No implementation means no innovation – here’s how to get it right
Good intentions and ideas are nice to have, but if a business is unable to turn aspirations into new ways of working, then ultimately positive change is unlikely to happen.
The market is moving fast and innovation will take time. Executives and business leaders need to be realistic about the outcomes. Recent research from Experian, conducted by Forrester (June 2017), shows how 73% of business leaders believe that traditional business models will disappear in the next 5 years due to the digital revolution – and are therefore preparing to change to respond.
Too many companies struggle to bridge the gap between strategy and results. They might not realise that execution is the most important activity. Various studies show that 70% of change initiatives have failed to deliver on the proposed objectives. But, this isn’t always a bad thing and, whilst test and learn is crucial, learn and improve is an even better place to be.
In an evolving market this method of trial and error could be what is needed. For some, this won’t be about innovating with new built design concepts, but a simple move towards a more agile, flexible – perhaps API driven architecture for example. It may be about readdressing assets, such as data, and using it in a different way.
Organisations need to have a realistic idea of what will be required to enable change. Having a change vision with clear milestones (and contingency plans), will allow good foundations to be built. Importantly, what may enable change may not be in house either. It may be necessary to partner with someone who can. For example a Fintech, or a third party.
It boils down to culture. And to get this right, those who want to build a culture which supports delivery, must focus on changing beliefs, change mind-sets and influence specific behaviours that enable this to become a part of the corporate strategy. It is behaviour that ultimately delivers results. These ‘new ways of working’ must be embedded in the reward systems and in the expected behaviours of the workforce, which everyone practices. It needs to be a part of a corporate strategy and a part of the brand and ethos of every single employee – at every level.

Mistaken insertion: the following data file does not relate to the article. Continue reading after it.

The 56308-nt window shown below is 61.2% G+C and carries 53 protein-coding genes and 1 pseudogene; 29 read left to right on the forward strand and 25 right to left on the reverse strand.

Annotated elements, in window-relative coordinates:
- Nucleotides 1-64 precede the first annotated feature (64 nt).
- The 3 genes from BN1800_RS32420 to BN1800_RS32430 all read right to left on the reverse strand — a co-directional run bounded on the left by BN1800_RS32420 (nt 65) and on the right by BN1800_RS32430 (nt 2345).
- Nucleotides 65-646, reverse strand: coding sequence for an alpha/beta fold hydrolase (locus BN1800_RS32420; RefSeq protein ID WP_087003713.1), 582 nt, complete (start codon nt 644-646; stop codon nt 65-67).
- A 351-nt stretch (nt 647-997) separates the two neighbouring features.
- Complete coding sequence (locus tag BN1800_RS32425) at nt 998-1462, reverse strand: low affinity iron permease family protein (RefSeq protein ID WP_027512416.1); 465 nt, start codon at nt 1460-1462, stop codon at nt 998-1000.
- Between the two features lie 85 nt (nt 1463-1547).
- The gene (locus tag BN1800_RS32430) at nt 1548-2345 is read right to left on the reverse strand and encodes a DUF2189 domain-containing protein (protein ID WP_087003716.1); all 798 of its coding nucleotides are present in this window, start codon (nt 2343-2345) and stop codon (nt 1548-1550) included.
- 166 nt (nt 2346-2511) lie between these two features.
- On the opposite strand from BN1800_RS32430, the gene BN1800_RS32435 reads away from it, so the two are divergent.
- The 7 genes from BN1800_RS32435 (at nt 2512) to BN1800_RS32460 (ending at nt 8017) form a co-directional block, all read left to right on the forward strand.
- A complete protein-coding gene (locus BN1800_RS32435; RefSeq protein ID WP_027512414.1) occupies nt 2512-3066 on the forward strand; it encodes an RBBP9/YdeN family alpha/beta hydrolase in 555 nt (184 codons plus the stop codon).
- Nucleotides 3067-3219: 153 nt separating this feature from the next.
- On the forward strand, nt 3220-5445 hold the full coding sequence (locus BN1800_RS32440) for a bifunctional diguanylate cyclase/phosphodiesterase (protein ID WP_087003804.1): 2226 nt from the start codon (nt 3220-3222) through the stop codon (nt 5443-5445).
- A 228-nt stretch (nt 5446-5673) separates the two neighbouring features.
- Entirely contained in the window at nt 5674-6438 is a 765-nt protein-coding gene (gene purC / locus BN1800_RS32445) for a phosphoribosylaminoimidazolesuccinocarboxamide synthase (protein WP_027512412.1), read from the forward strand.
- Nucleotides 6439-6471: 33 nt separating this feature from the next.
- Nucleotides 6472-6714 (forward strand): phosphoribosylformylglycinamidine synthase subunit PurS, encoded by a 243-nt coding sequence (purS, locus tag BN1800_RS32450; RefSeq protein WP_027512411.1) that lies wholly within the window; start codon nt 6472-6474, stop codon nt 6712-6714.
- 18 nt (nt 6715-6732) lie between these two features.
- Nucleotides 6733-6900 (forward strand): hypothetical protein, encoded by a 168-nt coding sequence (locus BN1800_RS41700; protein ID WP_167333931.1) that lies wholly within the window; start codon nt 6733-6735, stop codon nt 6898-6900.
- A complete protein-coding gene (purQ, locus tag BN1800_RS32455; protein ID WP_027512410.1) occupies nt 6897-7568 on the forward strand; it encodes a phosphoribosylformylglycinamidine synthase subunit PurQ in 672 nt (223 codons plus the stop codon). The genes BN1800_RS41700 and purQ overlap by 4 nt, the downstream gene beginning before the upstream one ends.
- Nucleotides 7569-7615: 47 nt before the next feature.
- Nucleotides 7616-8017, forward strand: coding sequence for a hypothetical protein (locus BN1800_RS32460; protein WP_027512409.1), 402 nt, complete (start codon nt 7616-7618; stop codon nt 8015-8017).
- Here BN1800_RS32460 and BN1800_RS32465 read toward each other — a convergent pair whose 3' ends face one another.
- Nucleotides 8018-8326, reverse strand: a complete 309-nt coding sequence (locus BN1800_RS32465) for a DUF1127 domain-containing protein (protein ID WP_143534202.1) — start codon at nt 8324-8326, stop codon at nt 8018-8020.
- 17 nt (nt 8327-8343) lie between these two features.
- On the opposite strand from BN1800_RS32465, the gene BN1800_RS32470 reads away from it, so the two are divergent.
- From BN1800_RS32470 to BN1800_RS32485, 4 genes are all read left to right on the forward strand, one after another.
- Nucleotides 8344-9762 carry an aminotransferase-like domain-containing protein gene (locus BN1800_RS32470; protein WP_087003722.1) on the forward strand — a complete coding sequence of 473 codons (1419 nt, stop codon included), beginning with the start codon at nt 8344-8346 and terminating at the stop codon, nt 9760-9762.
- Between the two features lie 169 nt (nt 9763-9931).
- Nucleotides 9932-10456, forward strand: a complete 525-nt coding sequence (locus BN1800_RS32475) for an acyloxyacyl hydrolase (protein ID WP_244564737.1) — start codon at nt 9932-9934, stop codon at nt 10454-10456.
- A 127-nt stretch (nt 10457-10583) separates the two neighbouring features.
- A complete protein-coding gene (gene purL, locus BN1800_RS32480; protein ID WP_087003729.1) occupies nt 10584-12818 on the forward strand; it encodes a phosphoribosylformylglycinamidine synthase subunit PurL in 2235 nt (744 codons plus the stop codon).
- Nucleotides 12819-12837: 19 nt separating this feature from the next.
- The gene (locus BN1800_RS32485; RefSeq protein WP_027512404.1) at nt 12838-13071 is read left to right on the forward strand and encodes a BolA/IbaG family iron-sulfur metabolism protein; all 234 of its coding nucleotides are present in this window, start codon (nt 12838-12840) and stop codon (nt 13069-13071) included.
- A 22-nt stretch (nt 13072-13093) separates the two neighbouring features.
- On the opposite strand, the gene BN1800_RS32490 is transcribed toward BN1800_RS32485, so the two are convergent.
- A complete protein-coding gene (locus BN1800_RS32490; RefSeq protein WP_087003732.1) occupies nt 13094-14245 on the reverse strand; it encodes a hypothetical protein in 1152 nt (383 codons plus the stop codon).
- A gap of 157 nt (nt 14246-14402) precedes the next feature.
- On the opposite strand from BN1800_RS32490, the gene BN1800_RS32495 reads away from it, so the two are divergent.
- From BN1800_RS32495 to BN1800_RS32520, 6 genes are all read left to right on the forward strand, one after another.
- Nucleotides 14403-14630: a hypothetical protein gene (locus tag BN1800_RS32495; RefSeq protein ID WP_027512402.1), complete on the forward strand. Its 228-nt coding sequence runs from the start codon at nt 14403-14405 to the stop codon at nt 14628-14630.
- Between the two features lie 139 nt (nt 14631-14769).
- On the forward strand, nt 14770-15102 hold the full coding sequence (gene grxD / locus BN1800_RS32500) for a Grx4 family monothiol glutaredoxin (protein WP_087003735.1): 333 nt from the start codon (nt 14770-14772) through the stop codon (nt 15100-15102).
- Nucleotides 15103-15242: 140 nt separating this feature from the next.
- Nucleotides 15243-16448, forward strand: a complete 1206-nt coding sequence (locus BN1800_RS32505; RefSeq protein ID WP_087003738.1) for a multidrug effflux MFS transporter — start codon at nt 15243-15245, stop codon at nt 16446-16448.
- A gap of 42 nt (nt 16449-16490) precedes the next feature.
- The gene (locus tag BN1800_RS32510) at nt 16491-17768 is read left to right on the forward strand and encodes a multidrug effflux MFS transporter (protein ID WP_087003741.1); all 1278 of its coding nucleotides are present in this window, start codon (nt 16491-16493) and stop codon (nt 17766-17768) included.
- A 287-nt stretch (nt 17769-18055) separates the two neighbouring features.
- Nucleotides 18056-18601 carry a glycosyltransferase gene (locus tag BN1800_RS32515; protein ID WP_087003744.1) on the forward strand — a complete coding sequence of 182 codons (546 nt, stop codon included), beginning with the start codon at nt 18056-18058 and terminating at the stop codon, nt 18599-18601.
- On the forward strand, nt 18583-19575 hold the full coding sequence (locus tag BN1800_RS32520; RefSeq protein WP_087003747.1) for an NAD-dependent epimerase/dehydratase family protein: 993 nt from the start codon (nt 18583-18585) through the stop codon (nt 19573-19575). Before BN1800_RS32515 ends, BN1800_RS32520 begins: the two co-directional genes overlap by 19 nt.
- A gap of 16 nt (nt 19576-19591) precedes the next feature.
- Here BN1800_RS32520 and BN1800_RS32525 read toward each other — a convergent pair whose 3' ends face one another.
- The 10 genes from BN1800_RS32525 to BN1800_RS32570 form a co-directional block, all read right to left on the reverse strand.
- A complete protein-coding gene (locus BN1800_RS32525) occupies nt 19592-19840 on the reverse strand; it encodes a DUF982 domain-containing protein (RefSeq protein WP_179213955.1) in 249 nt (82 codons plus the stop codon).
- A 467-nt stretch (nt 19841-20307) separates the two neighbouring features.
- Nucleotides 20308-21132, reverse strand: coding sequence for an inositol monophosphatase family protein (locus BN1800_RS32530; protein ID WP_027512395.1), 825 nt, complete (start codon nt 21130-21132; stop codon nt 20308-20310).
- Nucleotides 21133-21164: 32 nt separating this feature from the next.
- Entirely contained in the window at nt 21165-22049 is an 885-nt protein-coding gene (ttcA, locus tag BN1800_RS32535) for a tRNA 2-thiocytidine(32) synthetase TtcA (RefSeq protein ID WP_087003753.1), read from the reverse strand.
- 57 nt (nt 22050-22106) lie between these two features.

It may take multiple failures, and days of refinement – but when it works, it delights. Innovation isn’t common, it is rare. And, for some, it isn’t about creating something new, or visionary. It is simply about doing something differently and sticking to the objectives.
Businesses also need to focus on a small number of priorities, at any one time, to get the best from the resources available. Regular communication on progress will also help break down any barriers to achieving the desired goals.
It’s also vital to reward people who produce results and coach the whole team to understand the core elements and behaviours required for delivery. In some scenarios, this may also require education. In others, it may be about instilling a culture that is centred on change. By advocating and championing this, it will inevitably bring a change programme that is managed inside out.
The results will show through the brand, powered by the people that drive it forward.
When put into perspective, behaviours are just beliefs turned into actions. They deliver results. To change culture, organisations must change beliefs. One place to start could be to understand how committed you are to support the intended execution strategy. This might sound basic but it ensures the right people are behind it and driving it forwards. Skill is also important.
Many innovations, change programmes, or general business strategy changes are based on a response to something new. Or a need for something new. As such, do you have the right teams, the right skills and the right set-up to get the best from the proposed objectives? This last year has seen a rise in skilled jobs, such as actuary and digital technicians, which will inevitably continue to grow as businesses unravel the actions needed to meet a changing market.
Delivering strategic milestones will require re-evaluation of available resources on a regular basis, as well as building a pipeline of available talent to support endeavours. This will put added pressure on HR and recruitment teams. Making sure the talent is suitable and fits the culture will be critical.
We are already seeing a change across many organisations where they advocate and invest in change. With innovation centres being created and new product and engagement methods evolving daily as a result. The questions that’s left is what change is needed? Where can efforts be prioritised in order to drive a difference in the business – and in the customer experience.
Flexible and adaptable strategies and processes will create an important infrastructure for businesses to continue to develop and advance. It will give an ability to be agile and responsive. More importantly, it will transform the foundations to be able to deliver something new, innovative and needed.
 23Forbes.com. (2016). Forbes Welcome. [online] Available at: http://www.forbes.com/sites/gilpress/2015/11/10/transform-or-die-idcs-top-technology-predictions-for-2016/#46ed6dd37cec
Research from Experian, conducted by Forrester (June 2017)